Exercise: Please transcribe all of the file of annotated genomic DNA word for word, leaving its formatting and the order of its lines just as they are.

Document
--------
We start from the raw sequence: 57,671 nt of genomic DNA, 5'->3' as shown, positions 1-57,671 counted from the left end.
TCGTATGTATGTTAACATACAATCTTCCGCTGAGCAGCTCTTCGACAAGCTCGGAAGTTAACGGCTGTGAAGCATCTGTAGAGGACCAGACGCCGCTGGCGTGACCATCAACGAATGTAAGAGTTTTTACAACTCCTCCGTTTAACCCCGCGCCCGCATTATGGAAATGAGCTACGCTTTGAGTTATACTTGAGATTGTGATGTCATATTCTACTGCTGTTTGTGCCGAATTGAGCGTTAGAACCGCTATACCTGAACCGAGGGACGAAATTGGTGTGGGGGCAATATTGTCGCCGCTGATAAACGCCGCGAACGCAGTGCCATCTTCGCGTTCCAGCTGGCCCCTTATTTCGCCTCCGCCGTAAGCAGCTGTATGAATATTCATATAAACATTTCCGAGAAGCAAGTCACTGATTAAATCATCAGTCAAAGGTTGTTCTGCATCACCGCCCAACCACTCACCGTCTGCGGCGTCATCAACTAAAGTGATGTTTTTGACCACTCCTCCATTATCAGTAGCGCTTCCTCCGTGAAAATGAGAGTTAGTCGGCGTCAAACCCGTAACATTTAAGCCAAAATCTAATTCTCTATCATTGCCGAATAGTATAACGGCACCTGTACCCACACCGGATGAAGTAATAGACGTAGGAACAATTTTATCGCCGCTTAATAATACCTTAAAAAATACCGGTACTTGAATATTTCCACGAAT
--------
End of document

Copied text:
We start from the raw sequence: 57,671 nt of genomic DNA, 5'->3' as shown, positions 1-57,671 counted from the left end.
TCGTATGTATGTTAACATACAATCTTCCGCTGAGCAGCTCTTCGACAAGCTCGGAAGTTAACGGCTGTGAAGCATCTGTAGAGGACCAGACGCCGCTGGCGTGACCATCAACGAATGTAAGAGTTTTTACAACTCCTCCGTTTAACCCCGCGCCCGCATTATGGAAATGAGCTACGCTTTGAGTTATACTTGAGATTGTGATGTCATATTCTACTGCTGTTTGTGCCGAATTGAGCGTTAGAACCGCTATACCTGAACCGAGGGACGAAATTGGTGTGGGGGCAATATTGTCGCCGCTGATAAACGCCGCGAACGCAGTGCCATCTTCGCGTTCCAGCTGGCCCCTTATTTCGCCTCCGCCGTAAGCAGCTGTATGAATATTCATATAAACATTTCCGAGAAGCAAGTCACTGATTAAATCATCAGTCAAAGGTTGTTCTGCATCACCGCCCAACCACTCACCGTCTGCGGCGTCATCAACTAAAGTGATGTTTTTGACCACTCCTCCATTATCAGTAGCGCTTCCTCCGTGAAAATGAGAGTTAGTCGGCGTCAAACCCGTAACATTTAAGCCAAAATCTAATTCTCTATCATTGCCGAATAGTATAACGGCACCTGTACCCACACCGGATGAAGTAATAGACGTAGGAACAATTTTATCGCCGCTTAATAATACCTTAAAAAATACCGGTACTTGAATATTTCCACGAAT